Covid-19.The next stage should be to let it spread

Last week the Government released the modelling it has used to inform its pandemic response. They appeared reticent. In the press conferences they were keen to stress its limitations, its reliance on overseas assumptions and so on, as if to say we are not relying on models to decide what to do. They should not have been. Their modelling is sound. It presents a coherent picture of why we are ‘flattening the curve’ and strong justification for what is being done today. It shows the importance of not letting COVID-19 get out of control. And the fact of the matter is that good disease modelling is one of the few reliable tools we have for working out what to do.

Their modelling aligned closely with ours (I would hope so); we predict 32,000 daily ICU admissions at the peak if we do nothing, they predict 35,000. But there is no detailed comparison of the effectiveness of different social distancing measure or how best to relax them. Nor is there any analysis of the economic costs of the measures.

I was struck by the announcement that governments are expanding ICU capacity three-fold to 7,000 beds. It is worth exploring the implications. Assuming patients admitted to ICU need 8 days of treatment, 25% of patients admitted to ICU will die, and that the case fatality rate for COVID-19 with treatment is about 0.5%, it looks like governments are preparing for a peak of around 44,000 new infections a day, much higher than the number today.

I am encouraged by this. It signals that governments are contemplating a managed increase in the spread of the disease. As I said in the AFR last week, in the absence of a vaccine or a cure, the best policy involves a managed increase in spread so that some degree of herd immunity develops, while seeking to protect those most at risk while it does.

We have modelled the health and economic outcomes of different policies to achieve this. One policy that does not work is to try and prevent every death. Why not? Because to do so, we would need to eliminate infections entirely. That can only be done with aggressive and prolonged social distancing at prodigious economic cost (2% of GDP per month for at least 10 months, at least $400bn). Even then as the WHO pointed out last Friday, when you finally relax the measures, there is a high likelihood of a severe second wave. This policy only makes sense if a cure or vaccine is available for the whole community in 6 months’ time.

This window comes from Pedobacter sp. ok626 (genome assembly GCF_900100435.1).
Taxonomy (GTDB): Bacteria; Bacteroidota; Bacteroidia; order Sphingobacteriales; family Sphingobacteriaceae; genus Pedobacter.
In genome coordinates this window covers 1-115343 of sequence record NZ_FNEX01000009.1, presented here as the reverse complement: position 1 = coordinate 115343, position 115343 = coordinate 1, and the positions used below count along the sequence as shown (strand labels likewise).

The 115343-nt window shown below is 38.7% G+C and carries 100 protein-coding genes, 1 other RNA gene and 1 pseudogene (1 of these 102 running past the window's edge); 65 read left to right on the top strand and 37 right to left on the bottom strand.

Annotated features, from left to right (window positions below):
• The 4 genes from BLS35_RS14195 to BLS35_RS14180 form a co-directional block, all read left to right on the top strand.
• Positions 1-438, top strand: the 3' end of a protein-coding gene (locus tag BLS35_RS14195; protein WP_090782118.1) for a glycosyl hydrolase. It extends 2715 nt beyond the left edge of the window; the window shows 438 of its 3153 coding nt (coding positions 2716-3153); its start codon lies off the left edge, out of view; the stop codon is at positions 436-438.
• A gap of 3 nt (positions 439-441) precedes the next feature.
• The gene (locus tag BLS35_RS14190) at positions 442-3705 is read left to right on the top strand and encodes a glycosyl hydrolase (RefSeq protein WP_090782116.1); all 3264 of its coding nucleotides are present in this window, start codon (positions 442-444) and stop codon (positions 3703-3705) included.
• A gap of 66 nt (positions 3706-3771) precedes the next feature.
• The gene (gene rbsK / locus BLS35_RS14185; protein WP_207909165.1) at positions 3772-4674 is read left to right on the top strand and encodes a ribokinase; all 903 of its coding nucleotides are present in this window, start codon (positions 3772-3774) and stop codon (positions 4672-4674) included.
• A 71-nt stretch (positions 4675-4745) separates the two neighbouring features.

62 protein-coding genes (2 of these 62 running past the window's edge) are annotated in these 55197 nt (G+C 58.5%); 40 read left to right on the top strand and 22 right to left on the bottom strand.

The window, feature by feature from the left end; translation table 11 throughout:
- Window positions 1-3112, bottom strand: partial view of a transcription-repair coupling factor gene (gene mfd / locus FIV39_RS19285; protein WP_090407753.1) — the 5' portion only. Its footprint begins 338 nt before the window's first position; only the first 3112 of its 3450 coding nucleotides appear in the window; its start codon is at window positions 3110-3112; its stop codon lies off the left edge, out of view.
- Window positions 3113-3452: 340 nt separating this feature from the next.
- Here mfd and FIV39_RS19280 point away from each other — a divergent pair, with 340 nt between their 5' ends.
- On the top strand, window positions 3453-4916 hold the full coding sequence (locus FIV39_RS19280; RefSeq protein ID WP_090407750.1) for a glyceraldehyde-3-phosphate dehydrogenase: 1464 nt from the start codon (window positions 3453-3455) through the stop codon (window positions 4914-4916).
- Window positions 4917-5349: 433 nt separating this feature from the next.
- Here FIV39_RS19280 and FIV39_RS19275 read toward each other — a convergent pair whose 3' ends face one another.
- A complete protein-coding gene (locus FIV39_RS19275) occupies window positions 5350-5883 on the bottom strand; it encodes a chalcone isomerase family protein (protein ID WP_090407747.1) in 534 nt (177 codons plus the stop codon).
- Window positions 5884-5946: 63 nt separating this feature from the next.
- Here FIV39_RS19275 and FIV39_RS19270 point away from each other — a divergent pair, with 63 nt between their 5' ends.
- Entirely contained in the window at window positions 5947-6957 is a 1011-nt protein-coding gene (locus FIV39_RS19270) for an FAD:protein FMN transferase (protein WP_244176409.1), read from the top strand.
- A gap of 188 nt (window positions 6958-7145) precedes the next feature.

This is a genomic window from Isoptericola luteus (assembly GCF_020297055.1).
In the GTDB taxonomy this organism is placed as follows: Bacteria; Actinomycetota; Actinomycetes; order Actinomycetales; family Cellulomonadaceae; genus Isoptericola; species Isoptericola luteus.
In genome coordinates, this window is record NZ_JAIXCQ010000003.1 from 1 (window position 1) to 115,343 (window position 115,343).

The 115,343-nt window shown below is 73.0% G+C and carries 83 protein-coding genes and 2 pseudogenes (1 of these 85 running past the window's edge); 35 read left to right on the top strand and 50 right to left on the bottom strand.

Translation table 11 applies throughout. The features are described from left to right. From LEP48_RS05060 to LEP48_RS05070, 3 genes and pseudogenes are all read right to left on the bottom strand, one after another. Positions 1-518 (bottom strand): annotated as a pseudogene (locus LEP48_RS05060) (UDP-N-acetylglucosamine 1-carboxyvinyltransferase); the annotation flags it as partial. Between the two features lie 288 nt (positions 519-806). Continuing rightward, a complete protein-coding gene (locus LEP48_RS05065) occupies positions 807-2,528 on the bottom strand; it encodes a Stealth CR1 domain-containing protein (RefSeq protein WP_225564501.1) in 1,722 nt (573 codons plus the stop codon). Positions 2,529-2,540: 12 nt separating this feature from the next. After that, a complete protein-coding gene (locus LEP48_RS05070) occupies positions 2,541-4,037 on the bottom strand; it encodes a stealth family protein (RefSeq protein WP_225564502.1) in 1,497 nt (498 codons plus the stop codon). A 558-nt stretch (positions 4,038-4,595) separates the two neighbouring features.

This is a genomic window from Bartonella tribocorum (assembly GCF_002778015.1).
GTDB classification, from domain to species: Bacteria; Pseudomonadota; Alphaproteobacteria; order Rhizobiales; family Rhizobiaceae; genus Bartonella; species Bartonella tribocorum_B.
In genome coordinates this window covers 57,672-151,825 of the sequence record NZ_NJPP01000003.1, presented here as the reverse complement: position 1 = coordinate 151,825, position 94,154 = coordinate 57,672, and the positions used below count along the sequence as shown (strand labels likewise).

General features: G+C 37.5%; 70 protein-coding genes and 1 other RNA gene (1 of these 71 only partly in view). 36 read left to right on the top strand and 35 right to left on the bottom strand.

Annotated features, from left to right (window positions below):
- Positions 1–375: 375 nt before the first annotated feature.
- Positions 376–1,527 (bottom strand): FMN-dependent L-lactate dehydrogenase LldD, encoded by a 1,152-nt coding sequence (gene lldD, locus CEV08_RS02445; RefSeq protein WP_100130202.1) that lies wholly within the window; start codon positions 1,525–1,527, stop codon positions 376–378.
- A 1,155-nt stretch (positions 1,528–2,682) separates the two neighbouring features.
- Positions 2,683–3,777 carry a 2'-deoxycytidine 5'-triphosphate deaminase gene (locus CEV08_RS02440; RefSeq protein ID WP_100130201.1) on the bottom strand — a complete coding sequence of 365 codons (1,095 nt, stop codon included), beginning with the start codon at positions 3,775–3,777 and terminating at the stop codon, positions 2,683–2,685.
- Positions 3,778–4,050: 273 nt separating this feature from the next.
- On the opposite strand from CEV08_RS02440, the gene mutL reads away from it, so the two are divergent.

We examined the gradual removal of social distancing measures from now. Schools reopen by the end of April. Work constraints are relaxed late-May and most people return to work. Other constraints on community social activities such as sports, cinemas and restaurants resume fully in September. We chose this order because, as the table shows, school closures are the costliest means of managing the pandemic, work constraints the next most costly. Quarantine of households for 21 days when there is a confirmed case continues until the end of the year, so we need to test. Isolation of the at-risk including over 70s continues until November.

In this case 64,000 lives are saved, fewer than those saved from prolonged social distancing but only if there is no second wave. The cost to the economy is 6.4% of GDP ($132bn), one third of the cost of retaining strict social distancing until the end of the year. The average cost per life saved is $2.1m. As the figure shows, at no time do we run out of ICU beds.

The second policy we examined is an accelerated removal of social distancing. Schools open and people return to work immediately. Constraints on community activities are removed at the end of June. Household quarantine and isolation of the at-risk are unchanged.

3,000 fewer lives are saved, largely because (as the chart shows) we are short around 500 ICU beds for one month. But the impact on GDP is much smaller at 4.1% ($85bn).  The cost per life saved falls to $1.4m. The cost of saving those additional 3,000 lives is $9m each, more than we are normally willing to pay. With the economic savings we could save 6-9,000 extra lives once the pandemic is over rather than 3,000 today.

High compliance rates with quarantine and isolation are essential, which we will only get with effective government and social support for those affected. Without this, other measures will need to stay in place, the pandemic will last longer, cost more, and fewer lives will be saved.

Both scenarios point to a quick relaxation of school closures and workplace constraints once we know that the new ICU beds will be in place.